This slashing event resolves to setup robustness. A similar event occurred in the Cosmos ecosystem in 2019 when a Cosmos Pool validator proposed two different blocks at the same height. In his Serenity Design Rationale³, Vitalik used this situation in his defense of our particular slashing parameters. For this specific case, he described the potential attack vector of a malicious actor purposefully partitioning the network to target primary and backup (failover) nodes to sign and finalize conflicting blocks. He further argued that not penalizing such behavior would allow for trivial chaos to ensue in forks.

What does this all mean for you?

This dive into the Beacon Chain’s very first slashing event gives us a moment to consider an important aspect of the rationale for PoS slashing and careful validator setup. It has been by no means a trivial accomplishment to see such massive and successful coordination to get to Ethereum 2.0’s Beacon Chain launch. We’ve seen participation across the spectrum of service providers (custodial and non-custodial), pools, and independently set-up validators, all taking part in “lighting the Beacon” for the Ethereum 2.0 Beacon Chain. The carefully defined specification for slashing provides for a robust security guarantee that is uniform across the network.

However, this also highlights an important distinction between the types of guarantees we see in different service providers, pools, and independent set-ups. While it is likely that Validator 20075’s actions were not malicious, the slashing specifications on the Beacon Chain operated as it should, and the event should serve as a warning for other validators. As the community continues to develop and improve the security of Ethereum’s transition to Proof of Stake, we’ll continue to learn lessons that will help guide us down this path.

If you’re staking with us, you’re in safe hands! stakefish does not utilize automatic back-up setups but rather takes a close, hands-on approach to make sure it does not make the same class of double proposal mistakes.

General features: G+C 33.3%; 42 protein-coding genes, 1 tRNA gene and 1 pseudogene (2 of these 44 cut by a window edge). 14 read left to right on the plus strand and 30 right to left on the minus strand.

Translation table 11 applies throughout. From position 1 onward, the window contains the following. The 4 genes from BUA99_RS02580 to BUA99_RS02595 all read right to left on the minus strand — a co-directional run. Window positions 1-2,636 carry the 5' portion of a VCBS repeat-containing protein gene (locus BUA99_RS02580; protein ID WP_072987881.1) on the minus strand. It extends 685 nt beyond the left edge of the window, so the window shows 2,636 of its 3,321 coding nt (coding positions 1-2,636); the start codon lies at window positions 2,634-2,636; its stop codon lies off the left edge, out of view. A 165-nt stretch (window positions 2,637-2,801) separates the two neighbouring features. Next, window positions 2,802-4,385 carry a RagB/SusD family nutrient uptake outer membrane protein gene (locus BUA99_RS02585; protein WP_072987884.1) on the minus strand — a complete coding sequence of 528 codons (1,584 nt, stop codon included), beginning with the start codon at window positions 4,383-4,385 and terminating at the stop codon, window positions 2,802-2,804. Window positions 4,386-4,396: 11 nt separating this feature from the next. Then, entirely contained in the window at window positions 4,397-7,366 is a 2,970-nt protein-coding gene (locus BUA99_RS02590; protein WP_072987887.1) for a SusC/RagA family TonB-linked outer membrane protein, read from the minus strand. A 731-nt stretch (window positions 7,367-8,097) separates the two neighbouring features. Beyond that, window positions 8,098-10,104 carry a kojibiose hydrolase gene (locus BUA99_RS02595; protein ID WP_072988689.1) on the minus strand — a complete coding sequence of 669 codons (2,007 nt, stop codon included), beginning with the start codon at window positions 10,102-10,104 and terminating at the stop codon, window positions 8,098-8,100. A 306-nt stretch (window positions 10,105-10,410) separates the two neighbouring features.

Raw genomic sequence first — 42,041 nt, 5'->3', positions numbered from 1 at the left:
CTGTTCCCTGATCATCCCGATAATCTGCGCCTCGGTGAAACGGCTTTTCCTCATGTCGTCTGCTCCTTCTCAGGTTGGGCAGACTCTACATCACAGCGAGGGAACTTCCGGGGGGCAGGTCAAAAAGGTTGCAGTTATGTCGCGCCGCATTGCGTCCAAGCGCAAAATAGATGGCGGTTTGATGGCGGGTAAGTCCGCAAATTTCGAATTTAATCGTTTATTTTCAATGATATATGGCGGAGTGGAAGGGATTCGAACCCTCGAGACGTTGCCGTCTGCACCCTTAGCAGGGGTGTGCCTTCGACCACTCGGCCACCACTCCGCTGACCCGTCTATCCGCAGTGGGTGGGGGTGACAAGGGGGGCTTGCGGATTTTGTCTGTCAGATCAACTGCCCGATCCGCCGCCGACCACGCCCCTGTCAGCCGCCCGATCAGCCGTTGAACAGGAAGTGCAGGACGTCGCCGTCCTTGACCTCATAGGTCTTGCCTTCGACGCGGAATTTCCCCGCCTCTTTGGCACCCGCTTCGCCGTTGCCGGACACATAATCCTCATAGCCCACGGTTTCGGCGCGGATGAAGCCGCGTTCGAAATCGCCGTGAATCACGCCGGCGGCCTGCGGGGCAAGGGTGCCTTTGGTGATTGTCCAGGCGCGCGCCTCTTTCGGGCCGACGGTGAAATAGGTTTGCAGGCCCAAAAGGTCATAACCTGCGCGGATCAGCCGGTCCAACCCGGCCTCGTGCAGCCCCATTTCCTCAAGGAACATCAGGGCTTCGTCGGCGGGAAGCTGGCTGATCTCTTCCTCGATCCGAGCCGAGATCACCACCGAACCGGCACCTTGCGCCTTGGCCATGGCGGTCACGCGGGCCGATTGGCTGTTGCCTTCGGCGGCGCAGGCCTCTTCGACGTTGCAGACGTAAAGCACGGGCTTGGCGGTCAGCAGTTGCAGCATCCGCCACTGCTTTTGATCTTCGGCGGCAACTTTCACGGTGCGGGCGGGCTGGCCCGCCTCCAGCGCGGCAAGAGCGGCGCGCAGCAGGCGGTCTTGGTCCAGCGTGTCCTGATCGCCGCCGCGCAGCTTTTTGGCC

We have been validating for some of the earliest Proof of Stake networks from their inception and are committed to continuing our strong track record for securing the infrastructure (and future) of the Eth2 development roadmap. To date, we have been a committed participant in the growth, development, and security of Ethereum 2.0’s continuing development and have provided dedicated non-custodial and globally distributed validation services with one of the highest unique delegator counts in the industry.

About stakefish

stakefish is the leading validator for Proof of Stake blockchains. With support for 10+ networks, our mission is to secure and contribute to this exciting new ecosystem while enabling our users to stake with confidence. Because our nodes and our team are globally distributed, we are able to maintain 24-hour coverage.

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[2]: These definitions were primarily sourced from the Consensys Codefi Rewards and Penalties article and the Ethos Beacon Chain article. For those more technically inclined who want to do your their “don’t trust, verify”, you can see check out the specifications in the code for proposer slashing and attester slashing.